A royal burgh (// BURR-ə) was a type of Scottish burgh which had been founded by, or subsequently granted, a royal charter. Although abolished by law in 1975, the term is still used by many former royal burghs.
Most royal burghs were either created by the Crown, or upgraded from another status, such as burgh of barony. As discrete classes of burgh emerged, the royal burghs—originally distinctive because they were on royal lands—acquired a monopoly of foreign trade.
An important document for each burgh was its burgh charter, creating the burgh or confirming the rights of the burgh as laid down (perhaps orally) by a previous monarch. Each royal burgh (with the exception of four 'inactive burghs') was represented in the Parliament of Scotland and could appoint bailies with wide powers in civil and criminal justice. By 1707 there were 70 royal burghs.
The Royal Burghs Act 1833 reformed the election of the town councils that governed royal burghs. Those qualified to vote in parliamentary elections under the Reform Act 1832 were now entitled to elect burgh councillors.
Before the reign of David I Scotland had no towns. The closest thing to towns were the larger than average population concentrations around large monasteries, such as Dunkeld and St Andrews, and regionally significant fortifications. Scotland, outside Lothian at least, was populated by scattered hamlets, and outside that area, lacked the continental style nucleated village. David I established the first burghs in Scotland, initially only in Middle-English-speaking Lothian (note:Tain claims a charter dating from 1066 under Malcolm III). The earliest burghs, founded by 1124, were Berwick and Roxburgh. However, by 1130, David had established burghs in Gaelic areas: Stirling, Dunfermline, Perth and Scone, as well as Edinburgh. The conquest of Moray in that same year led to the establishment of burghs at Elgin and Forres. Before David was dead, St Andrews, Montrose, and Aberdeen were also burghs. In the reigns of Máel Coluim IV and William, burghs were added at Inverness, Banff, Cullen, Auldearn, Nairn, Inverurie, Kintore, Brechin, Forfar, Arbroath, Dundee, Lanark, Dumfries and (uniquely for the west coast) Ayr. New Lothian burghs also came into existence, at Haddington and Peebles. By 1210, there were 40 burghs in the Scottish kingdom. Rosemarkie, Dingwall and Cromarty were also burghs by the Scottish Wars of Independence.
The date of the initial establishment of burghs in Scotland is obscure. Historian Ian D. Whyte points to the Leges Burgorum (Laws of the Burghs) as the best known compilation of medieval burgh laws, saying that most of the laws therein “were modelled on the mid-twelfth century customs of Newcastle upon Tyne” at a time when Newcastle was under Scottish rule. A mid-twelfth century date corresponds to the reigns of two Scottish kings: David I (1124-1153) and William I (1165-1214). In 1609, the publisher of the Laws of the Burghs stated that burgh laws were begun by David I, but this was called into question in 1807 by George Chalmers, who pointed out that David I never held Newcastle. At any rate, Whyte notes that medieval Scottish burghs, when compared to their English counterparts, were more uniform and, by the fourteenth century, more politically active.
Because of Scottish trading patterns, Scottish burghs came to be populated by foreigners, notably Flemings, French, and English.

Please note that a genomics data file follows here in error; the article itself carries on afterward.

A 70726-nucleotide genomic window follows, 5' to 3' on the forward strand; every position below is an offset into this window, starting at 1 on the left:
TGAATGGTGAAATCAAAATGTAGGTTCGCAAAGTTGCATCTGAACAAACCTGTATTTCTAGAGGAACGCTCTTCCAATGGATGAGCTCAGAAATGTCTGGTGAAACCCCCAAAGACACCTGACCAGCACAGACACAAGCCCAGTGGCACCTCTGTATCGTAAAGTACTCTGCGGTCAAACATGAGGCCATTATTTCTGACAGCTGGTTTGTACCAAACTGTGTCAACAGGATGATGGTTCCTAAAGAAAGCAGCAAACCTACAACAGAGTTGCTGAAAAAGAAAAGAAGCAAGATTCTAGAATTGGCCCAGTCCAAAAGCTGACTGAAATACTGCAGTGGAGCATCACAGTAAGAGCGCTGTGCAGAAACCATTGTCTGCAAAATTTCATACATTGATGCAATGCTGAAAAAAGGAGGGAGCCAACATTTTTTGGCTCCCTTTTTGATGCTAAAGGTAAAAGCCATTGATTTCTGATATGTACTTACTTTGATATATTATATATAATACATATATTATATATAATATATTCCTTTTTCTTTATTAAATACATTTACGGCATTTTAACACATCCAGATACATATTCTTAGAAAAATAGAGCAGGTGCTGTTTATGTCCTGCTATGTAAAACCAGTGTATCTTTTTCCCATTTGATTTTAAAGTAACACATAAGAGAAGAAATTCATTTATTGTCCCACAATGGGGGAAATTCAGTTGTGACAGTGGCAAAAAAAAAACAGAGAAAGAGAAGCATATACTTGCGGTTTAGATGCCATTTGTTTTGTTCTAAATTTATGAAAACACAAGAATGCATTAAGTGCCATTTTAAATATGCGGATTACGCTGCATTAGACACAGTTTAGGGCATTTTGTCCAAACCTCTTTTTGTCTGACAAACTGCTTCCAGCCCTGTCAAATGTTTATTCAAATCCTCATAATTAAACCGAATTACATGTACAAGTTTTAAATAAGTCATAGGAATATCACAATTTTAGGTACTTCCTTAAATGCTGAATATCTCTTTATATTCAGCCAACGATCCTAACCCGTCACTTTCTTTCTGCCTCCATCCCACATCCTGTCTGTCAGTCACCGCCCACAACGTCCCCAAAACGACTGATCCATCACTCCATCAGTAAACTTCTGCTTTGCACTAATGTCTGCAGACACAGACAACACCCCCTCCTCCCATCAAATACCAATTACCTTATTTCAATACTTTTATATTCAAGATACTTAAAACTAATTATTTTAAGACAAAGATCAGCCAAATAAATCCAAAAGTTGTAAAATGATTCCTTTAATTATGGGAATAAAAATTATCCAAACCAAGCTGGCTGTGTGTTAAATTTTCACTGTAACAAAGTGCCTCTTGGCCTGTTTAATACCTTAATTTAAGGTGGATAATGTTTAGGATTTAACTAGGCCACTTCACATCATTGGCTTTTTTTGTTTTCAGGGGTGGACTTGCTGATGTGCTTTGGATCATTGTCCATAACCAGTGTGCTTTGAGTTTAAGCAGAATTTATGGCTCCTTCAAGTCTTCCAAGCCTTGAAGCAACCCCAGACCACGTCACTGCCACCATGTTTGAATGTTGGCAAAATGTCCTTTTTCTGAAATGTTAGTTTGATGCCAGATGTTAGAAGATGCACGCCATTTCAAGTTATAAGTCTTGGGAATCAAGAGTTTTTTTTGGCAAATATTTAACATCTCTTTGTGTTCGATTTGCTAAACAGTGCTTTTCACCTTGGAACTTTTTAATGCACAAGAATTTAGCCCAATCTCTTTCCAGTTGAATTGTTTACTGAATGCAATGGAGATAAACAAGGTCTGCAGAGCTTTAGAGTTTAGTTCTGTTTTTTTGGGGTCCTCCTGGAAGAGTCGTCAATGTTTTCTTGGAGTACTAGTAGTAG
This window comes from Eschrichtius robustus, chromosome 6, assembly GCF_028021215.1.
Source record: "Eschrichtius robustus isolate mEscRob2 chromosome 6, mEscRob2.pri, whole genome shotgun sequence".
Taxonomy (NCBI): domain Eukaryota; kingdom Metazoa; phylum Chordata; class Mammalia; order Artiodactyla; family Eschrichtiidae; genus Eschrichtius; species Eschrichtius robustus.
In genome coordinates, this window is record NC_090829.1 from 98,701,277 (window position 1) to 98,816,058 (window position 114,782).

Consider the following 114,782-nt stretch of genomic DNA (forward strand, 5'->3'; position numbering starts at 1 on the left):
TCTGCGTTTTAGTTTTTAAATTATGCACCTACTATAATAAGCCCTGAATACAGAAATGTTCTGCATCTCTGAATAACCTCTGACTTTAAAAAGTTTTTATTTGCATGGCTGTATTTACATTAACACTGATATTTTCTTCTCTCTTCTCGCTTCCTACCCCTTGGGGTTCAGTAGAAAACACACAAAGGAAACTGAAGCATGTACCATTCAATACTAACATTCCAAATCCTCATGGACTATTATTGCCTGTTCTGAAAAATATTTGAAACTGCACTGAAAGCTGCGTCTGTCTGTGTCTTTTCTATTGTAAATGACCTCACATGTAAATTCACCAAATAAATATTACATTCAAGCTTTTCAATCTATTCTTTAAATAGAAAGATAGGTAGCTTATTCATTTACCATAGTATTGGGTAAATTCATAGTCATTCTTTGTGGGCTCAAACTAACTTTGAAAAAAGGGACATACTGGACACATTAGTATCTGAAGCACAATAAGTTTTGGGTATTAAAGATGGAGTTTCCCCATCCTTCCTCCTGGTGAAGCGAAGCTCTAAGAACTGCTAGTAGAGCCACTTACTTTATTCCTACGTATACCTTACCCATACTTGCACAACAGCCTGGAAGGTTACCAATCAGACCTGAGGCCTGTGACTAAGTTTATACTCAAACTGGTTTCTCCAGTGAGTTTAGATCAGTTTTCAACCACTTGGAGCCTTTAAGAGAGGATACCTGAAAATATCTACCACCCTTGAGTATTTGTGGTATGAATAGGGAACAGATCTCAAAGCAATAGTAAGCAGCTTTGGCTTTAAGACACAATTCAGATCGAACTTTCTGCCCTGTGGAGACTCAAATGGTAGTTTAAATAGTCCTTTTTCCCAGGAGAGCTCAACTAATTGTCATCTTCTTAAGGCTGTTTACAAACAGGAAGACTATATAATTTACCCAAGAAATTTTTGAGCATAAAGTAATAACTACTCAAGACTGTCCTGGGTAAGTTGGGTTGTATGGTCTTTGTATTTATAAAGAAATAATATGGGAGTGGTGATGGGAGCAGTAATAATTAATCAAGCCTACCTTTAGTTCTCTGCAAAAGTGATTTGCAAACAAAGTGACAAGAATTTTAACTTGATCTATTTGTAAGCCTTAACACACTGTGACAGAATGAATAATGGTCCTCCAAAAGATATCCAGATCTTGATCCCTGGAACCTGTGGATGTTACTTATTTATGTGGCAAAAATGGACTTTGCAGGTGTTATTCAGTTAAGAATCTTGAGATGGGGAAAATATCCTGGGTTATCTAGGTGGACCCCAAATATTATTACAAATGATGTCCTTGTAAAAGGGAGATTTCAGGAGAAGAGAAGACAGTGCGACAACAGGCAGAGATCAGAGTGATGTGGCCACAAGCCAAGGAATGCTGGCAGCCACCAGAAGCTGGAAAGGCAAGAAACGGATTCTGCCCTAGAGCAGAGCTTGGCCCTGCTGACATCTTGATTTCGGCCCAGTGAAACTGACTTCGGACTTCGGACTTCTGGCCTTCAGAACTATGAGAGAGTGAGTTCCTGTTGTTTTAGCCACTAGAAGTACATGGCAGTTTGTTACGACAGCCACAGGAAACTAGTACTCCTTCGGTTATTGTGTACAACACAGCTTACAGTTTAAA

The burgh's vocabulary was composed totally of either Germanic terms (not necessarily or even predominantly English) such as croft, rood, gild, gait and wynd, or French ones such as provost, bailie, vennel, port and ferme. The councils that governed individual burghs were individually known as lie doussane, meaning the dozen.
List of burghs edit
By 1153 (royal) edit
- Berwick-upon-Tweed (before 1124)
- Lanark (1140)
- Perth (took precedence over all other burghs except Edinburgh)
- Roxburgh (Created a royal burgh c. 1124. By the fifteenth century it had decayed, and on the destruction of Roxburgh Castle in 1460 it ceased to exist. Part of Roxburgh was included in the burgh of barony of Kelso in 1614, and in 1936 Lord Lyon recognised Kelso as the successor to the royal burgh.)
By 1153 (Burghs passing between the king and other lords) edit
- Haddington (granted to Ada, Countess of Northumberland between 1139 and 1178)
- Renfrew (before 1153 had been granted to Walter Fitzalan, High Steward of Scotland, reconfirmed as royal burgh 1397)
By 1153 (Burghs controlled by other lords) edit
By 1214 (royal) edit
By 1214 (Burghs passing between the king and other lords) edit
By 1214 (Burghs controlled by other lords) edit
Burghs created by Alexander II edit
- Dingwall (1226) (later became a burgh of barony of the Earl of Ross 1321, re-established as a royal burgh in fifteenth century)
- Dumbarton (1222)
By 1300 (royal) edit
- Auchterarder (status had been lost by 1707)
- Cromarty (appears to have become a burgh of barony under the Earl of Ross 1315, re-established as a royal burgh 1593)
By 1300 (Burghs controlled by other lords) edit
- Crawford (had ceased to exist by 16th century)
- Dunbar (became a royal burgh 1445)
- Inverurie (became a royal burgh 1558)
- Irvine (became a royal burgh 1372)
- Kelso (never became a royal burgh)
- Lochmaben (a royal burgh by 1447)
- Newburgh, Aberdeenshire (never became a royal burgh)
- Newburgh, Fife (became a royal burgh in 1631)
- Urr (short-lived)
Early 14th century edit
Burghs created by Robert II edit
- Banff (1372)
- North Berwick (1373; suppressed by William Douglas, 1st Earl of Douglas, current charter 1568)
Burghs created by Robert III edit
- Rothesay (1400/1)
Burghs created by James II edit
Burghs created by James III edit
- Elgin (1457) (royal burgh status lost in 1312 restored)
- Kirkwall (1486)
- Nairn (1476) (royal burgh status lost in 1312 restored)
Burghs created by James IV edit
- Dingwall (1497/8) (re-established)
- Forres (1496) (charter restored royal burgh status lost in 1312, although it may have been a de facto royal burgh)